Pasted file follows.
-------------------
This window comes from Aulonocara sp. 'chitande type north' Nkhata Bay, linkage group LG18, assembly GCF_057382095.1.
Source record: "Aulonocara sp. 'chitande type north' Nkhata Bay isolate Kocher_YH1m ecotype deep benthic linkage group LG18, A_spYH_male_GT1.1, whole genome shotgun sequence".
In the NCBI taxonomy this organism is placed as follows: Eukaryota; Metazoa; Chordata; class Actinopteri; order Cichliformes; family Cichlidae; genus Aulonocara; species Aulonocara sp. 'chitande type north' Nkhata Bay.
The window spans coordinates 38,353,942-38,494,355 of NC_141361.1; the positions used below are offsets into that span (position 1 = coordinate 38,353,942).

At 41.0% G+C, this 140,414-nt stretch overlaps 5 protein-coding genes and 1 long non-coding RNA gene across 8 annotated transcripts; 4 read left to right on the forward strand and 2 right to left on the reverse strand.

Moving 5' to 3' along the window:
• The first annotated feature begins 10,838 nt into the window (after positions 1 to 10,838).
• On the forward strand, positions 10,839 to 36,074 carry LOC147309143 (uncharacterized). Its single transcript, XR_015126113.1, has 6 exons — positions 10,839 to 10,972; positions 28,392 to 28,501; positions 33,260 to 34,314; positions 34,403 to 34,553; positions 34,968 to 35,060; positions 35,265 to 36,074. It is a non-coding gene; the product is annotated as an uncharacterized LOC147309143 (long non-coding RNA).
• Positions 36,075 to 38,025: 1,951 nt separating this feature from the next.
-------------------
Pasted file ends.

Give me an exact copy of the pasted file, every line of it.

This window comes from Aulonocara sp. 'chitande type north' Nkhata Bay, linkage group LG18, assembly GCF_057382095.1.
Source record: "Aulonocara sp. 'chitande type north' Nkhata Bay isolate Kocher_YH1m ecotype deep benthic linkage group LG18, A_spYH_male_GT1.1, whole genome shotgun sequence".
In the NCBI taxonomy this organism is placed as follows: Eukaryota; Metazoa; Chordata; class Actinopteri; order Cichliformes; family Cichlidae; genus Aulonocara; species Aulonocara sp. 'chitande type north' Nkhata Bay.
The window spans coordinates 38,353,942-38,494,355 of NC_141361.1; the positions used below are offsets into that span (position 1 = coordinate 38,353,942).

At 41.0% G+C, this 140,414-nt stretch overlaps 5 protein-coding genes and 1 long non-coding RNA gene across 8 annotated transcripts; 4 read left to right on the forward strand and 2 right to left on the reverse strand.

Moving 5' to 3' along the window:
• The first annotated feature begins 10,838 nt into the window (after positions 1 to 10,838).
• On the forward strand, positions 10,839 to 36,074 carry LOC147309143 (uncharacterized). Its single transcript, XR_015126113.1, has 6 exons — positions 10,839 to 10,972; positions 28,392 to 28,501; positions 33,260 to 34,314; positions 34,403 to 34,553; positions 34,968 to 35,060; positions 35,265 to 36,074. It is a non-coding gene; the product is annotated as an uncharacterized LOC147309143 (long non-coding RNA).
• Positions 36,075 to 38,025: 1,951 nt separating this feature from the next.